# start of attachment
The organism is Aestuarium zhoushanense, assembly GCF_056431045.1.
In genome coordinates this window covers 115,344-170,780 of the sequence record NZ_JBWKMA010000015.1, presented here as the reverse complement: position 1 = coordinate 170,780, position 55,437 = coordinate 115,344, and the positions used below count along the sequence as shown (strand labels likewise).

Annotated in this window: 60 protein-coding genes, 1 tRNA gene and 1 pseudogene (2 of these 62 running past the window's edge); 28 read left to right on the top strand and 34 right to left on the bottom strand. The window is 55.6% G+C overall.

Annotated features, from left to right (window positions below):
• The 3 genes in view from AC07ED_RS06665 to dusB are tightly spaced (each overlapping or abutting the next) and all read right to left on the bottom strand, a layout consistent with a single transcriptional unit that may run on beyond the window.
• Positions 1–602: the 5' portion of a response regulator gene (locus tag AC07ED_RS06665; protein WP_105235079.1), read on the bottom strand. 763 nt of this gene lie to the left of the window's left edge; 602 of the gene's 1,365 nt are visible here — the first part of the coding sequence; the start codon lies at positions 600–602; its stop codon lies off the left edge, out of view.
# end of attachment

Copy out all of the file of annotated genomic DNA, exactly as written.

The organism is Aestuarium zhoushanense, assembly GCF_056431045.1.
In genome coordinates this window covers 115,344-170,780 of the sequence record NZ_JBWKMA010000015.1, presented here as the reverse complement: position 1 = coordinate 170,780, position 55,437 = coordinate 115,344, and the positions used below count along the sequence as shown (strand labels likewise).

Annotated in this window: 60 protein-coding genes, 1 tRNA gene and 1 pseudogene (2 of these 62 running past the window's edge); 28 read left to right on the top strand and 34 right to left on the bottom strand. The window is 55.6% G+C overall.

Annotated features, from left to right (window positions below):
• The 3 genes in view from AC07ED_RS06665 to dusB are tightly spaced (each overlapping or abutting the next) and all read right to left on the bottom strand, a layout consistent with a single transcriptional unit that may run on beyond the window.
• Positions 1–602: the 5' portion of a response regulator gene (locus tag AC07ED_RS06665; protein WP_105235079.1), read on the bottom strand. 763 nt of this gene lie to the left of the window's left edge; 602 of the gene's 1,365 nt are visible here — the first part of the coding sequence; the start codon lies at positions 600–602; its stop codon lies off the left edge, out of view.